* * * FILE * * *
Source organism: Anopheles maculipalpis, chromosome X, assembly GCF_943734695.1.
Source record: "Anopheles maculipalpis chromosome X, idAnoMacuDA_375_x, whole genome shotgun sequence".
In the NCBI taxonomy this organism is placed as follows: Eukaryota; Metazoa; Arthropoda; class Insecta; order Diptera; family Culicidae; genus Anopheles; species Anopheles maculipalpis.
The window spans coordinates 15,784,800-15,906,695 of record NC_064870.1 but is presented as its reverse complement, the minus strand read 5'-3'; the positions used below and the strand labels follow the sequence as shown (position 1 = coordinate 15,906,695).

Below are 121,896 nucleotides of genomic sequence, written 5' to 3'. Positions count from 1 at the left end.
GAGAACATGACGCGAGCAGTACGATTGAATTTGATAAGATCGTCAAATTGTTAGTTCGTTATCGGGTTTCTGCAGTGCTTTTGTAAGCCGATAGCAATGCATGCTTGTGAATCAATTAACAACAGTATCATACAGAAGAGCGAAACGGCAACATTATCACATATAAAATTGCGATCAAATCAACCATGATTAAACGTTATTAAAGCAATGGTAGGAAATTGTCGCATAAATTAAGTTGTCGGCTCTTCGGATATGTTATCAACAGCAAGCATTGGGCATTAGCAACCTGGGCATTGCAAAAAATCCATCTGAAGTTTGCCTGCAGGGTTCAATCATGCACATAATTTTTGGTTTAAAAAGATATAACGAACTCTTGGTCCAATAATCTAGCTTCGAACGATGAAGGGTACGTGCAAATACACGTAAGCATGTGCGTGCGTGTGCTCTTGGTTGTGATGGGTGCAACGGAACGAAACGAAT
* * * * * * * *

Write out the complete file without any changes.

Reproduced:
Source organism: Anopheles maculipalpis, chromosome X, assembly GCF_943734695.1.
Source record: "Anopheles maculipalpis chromosome X, idAnoMacuDA_375_x, whole genome shotgun sequence".
In the NCBI taxonomy this organism is placed as follows: Eukaryota; Metazoa; Arthropoda; class Insecta; order Diptera; family Culicidae; genus Anopheles; species Anopheles maculipalpis.
The window spans coordinates 15,784,800-15,906,695 of record NC_064870.1 but is presented as its reverse complement, the minus strand read 5'-3'; the positions used below and the strand labels follow the sequence as shown (position 1 = coordinate 15,906,695).

Below are 121,896 nucleotides of genomic sequence, written 5' to 3'. Positions count from 1 at the left end.
GAGAACATGACGCGAGCAGTACGATTGAATTTGATAAGATCGTCAAATTGTTAGTTCGTTATCGGGTTTCTGCAGTGCTTTTGTAAGCCGATAGCAATGCATGCTTGTGAATCAATTAACAACAGTATCATACAGAAGAGCGAAACGGCAACATTATCACATATAAAATTGCGATCAAATCAACCATGATTAAACGTTATTAAAGCAATGGTAGGAAATTGTCGCATAAATTAAGTTGTCGGCTCTTCGGATATGTTATCAACAGCAAGCATTGGGCATTAGCAACCTGGGCATTGCAAAAAATCCATCTGAAGTTTGCCTGCAGGGTTCAATCATGCACATAATTTTTGGTTTAAAAAGATATAACGAACTCTTGGTCCAATAATCTAGCTTCGAACGATGAAGGGTACGTGCAAATACACGTAAGCATGTGCGTGCGTGTGCTCTTGGTTGTGATGGGTGCAACGGAACGAAACGAAT